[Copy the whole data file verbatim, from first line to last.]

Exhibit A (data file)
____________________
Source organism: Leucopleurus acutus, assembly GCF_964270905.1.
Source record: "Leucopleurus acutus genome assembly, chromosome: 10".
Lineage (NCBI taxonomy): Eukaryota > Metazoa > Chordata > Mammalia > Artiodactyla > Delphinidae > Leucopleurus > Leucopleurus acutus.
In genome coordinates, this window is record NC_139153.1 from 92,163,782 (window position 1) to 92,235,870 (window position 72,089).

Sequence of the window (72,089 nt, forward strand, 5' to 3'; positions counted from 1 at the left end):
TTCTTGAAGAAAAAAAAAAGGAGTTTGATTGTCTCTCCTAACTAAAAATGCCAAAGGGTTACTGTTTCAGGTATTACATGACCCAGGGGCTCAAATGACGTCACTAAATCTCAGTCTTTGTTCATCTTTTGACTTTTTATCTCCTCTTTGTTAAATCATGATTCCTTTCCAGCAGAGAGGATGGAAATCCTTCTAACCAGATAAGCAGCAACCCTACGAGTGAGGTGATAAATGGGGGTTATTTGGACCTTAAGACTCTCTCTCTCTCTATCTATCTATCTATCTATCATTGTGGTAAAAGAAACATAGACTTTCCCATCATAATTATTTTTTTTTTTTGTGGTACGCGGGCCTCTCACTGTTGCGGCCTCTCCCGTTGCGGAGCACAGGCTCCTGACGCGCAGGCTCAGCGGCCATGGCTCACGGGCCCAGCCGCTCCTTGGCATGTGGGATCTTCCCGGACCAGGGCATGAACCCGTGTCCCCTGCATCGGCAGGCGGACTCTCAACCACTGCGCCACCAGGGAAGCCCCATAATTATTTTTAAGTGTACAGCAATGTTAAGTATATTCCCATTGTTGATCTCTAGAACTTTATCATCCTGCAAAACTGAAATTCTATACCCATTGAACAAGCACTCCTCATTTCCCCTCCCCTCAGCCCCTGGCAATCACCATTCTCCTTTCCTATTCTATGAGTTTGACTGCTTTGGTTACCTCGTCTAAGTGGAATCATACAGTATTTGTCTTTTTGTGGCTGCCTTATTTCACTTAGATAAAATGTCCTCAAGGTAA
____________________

Source organism: Leucopleurus acutus, assembly GCF_964270905.1.
Source record: "Leucopleurus acutus genome assembly, chromosome: 10".
Lineage (NCBI taxonomy): Eukaryota > Metazoa > Chordata > Mammalia > Artiodactyla > Delphinidae > Leucopleurus > Leucopleurus acutus.
In genome coordinates, this window is record NC_139153.1 from 92,163,782 (window position 1) to 92,235,870 (window position 72,089).

Sequence of the window (72,089 nt, forward strand, 5' to 3'; positions counted from 1 at the left end):
TTCTTGAAGAAAAAAAAAAGGAGTTTGATTGTCTCTCCTAACTAAAAATGCCAAAGGGTTACTGTTTCAGGTATTACATGACCCAGGGGCTCAAATGACGTCACTAAATCTCAGTCTTTGTTCATCTTTTGACTTTTTATCTCCTCTTTGTTAAATCATGATTCCTTTCCAGCAGAGAGGATGGAAATCCTTCTAACCAGATAAGCAGCAACCCTACGAGTGAGGTGATAAATGGGGGTTATTTGGACCTTAAGACTCTCTCTCTCTCTATCTATCTATCTATCTATCATTGTGGTAAAAGAAACATAGACTTTCCCATCATAATTATTTTTTTTTTTTGTGGTACGCGGGCCTCTCACTGTTGCGGCCTCTCCCGTTGCGGAGCACAGGCTCCTGACGCGCAGGCTCAGCGGCCATGGCTCACGGGCCCAGCCGCTCCTTGGCATGTGGGATCTTCCCGGACCAGGGCATGAACCCGTGTCCCCTGCATCGGCAGGCGGACTCTCAACCACTGCGCCACCAGGGAAGCCCCATAATTATTTTTAAGTGTACAGCAATGTTAAGTATATTCCCATTGTTGATCTCTAGAACTTTATCATCCTGCAAAACTGAAATTCTATACCCATTGAACAAGCACTCCTCATTTCCCCTCCCCTCAGCCCCTGGCAATCACCATTCTCCTTTCCTATTCTATGAGTTTGACTGCTTTGGTTACCTCGTCTAAGTGGAATCATACAGTATTTGTCTTTTTGTGGCTGCCTTATTTCACTTAGATAAAATGTCCTCAAGGTAA